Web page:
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The second it came minutes after arriving home from above church service. While preparing lunch, which I did because my wife was away visiting her family in Sydney, I decided to play a YouTube video. Why not 'Songs of Praise' from the BBC?
The first selection on my search was the broadcast from 28.10.18, where prominent Christians talked about their favourite hymns. Here is the one, chosen by the Archbishop of Canterbury:
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(Back to Oregon)
On this first day of our ride from Eugene to Florence, Oregon came another first: We struck major road works near Walton on Route 126. It was right near the Halfway Cafe and controlled by signalmen. For safety reasons our bikes were transported in a pickup truck for the 1 or 2 mile section of road. (Pity, technically, we can't now claim to have cycled all the way from ...!)
Our first camping spot was Jessie M. Honeyman Memorial Park, just south of Florence. Common sense seemed to have prevailed in that part of the US. The fee for tenting in the bike hiker section was affordable, eight bucks.
The ride along the coasts of Oregon and California was one of my most strenuous long distance rides I ever did. The 2012 ride through the vast, flat corn fields of the Midwest and down the Mississippi was a breeze, compared to this. The word roller coast [er] seems appropriate. We followed highway 101 at first, which mostly hugged the coast line, occasionally turning inland. The further south we rode, the steeper the hills became. The road would then drop again to almost sea level and another climb just ahead!
On the day we were riding from Florence to Bandon a tourist couple kept following us, or so I thought. They stopped in the same places where we rested and took pictures; at first near the Umpqua lighthouse, after Reedsport; then at the Veteran's war memorial, just before the huge bridge near North Bend, The lady, I could not help noticing, wore a top - black and white stripes again!.
We took a break at a place called Langlois. Not that I was an inspector of ladies wear, but when a lady walked from her vehicle into the general store, my observant mind took note of what she was wearing. Two words on her T-shirt read: "Got Sand".. I was not sure, what the full slogan was, but it may have been a reference to the famous sand dunes on the Oregon Coast. (It also reminded me of the title of my Book 1).
Wikipedia tells us they are the largest expanse of coastal dunes in North America, reaching up to 500ft in height and reach up to 2.5 miles inland. Pity, riding 80+ miles every day without support vehicle, the mind is more likely occupied with food supplies or what the next camping spot would be like. To be a real tourist one should either drive a motor vehicle or allow more time!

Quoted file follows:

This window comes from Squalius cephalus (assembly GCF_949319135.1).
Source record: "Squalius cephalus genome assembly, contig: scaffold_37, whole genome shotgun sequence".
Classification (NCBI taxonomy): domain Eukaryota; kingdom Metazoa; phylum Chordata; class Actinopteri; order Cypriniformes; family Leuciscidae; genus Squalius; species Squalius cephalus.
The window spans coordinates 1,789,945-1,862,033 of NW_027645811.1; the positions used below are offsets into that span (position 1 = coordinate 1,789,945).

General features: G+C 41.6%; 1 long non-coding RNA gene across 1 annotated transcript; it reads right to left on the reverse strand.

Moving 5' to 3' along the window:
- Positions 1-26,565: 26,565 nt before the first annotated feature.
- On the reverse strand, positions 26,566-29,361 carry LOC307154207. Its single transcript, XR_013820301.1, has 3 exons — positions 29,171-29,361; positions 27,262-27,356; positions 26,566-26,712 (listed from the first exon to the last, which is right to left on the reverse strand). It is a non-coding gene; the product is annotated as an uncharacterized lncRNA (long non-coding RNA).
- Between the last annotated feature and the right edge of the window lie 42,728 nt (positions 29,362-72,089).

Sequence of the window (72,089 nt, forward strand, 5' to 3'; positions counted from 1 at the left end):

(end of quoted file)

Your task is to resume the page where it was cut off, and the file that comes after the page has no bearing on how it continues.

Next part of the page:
But one can always go online back home and find out, what tourist sights you rode by, i.e. Glass beach at Fort Bragg!. (Jokes aside, more time and less mileage per day would be the solution; next time.)
We must have crossed dozens of bridges over estuaries, and even rode through a few tunnels. At one stage we followed for hours a most scenic river, the Eel River, as it wound its way beside the highway. Otherwise, there were more climbs than I had expected.
Whoever had told us before leaving, somebody who had done the ride, that there were not many hills, only a few gentle climbs, was very optimistic or couldn't remember. The demanding pedaling during the day and the comfortable blow-up airbed, ensured a sound sleep at night.
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On the final night before our destination, San Francisco, we camped in Sonora Coast State Park at Bodega Bay. The next day's riding was probably the toughest. Not one, but two major climbs. The weather turned from cool to cold. At one time we had to climb so high, we were literally in the clouds. Jon had looked forward to riding over the famous Golden Gate Bridge in San Francisco, San Fran, as he mostly called it.
Jon paused to take endless selfies. I was less enthralled and wanted to move on. The reason was not only because of the memories of 2012, when an hour after crossing this same bridge, somebody stole my bicycle*. It was also, because a chilly wind blew hard and I was only wearing shorts.
The fog on the bridge, provided another, totally unexpected marvel. I knew that after arriving at the Golden Gate Bridge, it would be finished! But that the weather was to provide another it - that is nothing short of magic!
Doesn't the bridge in fog look like the letter H?
The Golden Gate in fog - love it.
There you have it - The bike rides of 2012 and 2019!
It so happened ... On the morning after creating above paragraphs and pictures, Adelaide experienced a rare September fog. It made the TV news that evening; air traffic was affected.
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The final words, spoken by Jesus as HE hung dying on the cross were: "It is finished". (John, 19, 30). Those looking on mistakenly took it as: HE is finished.
History tells us how wrong they were. There was more.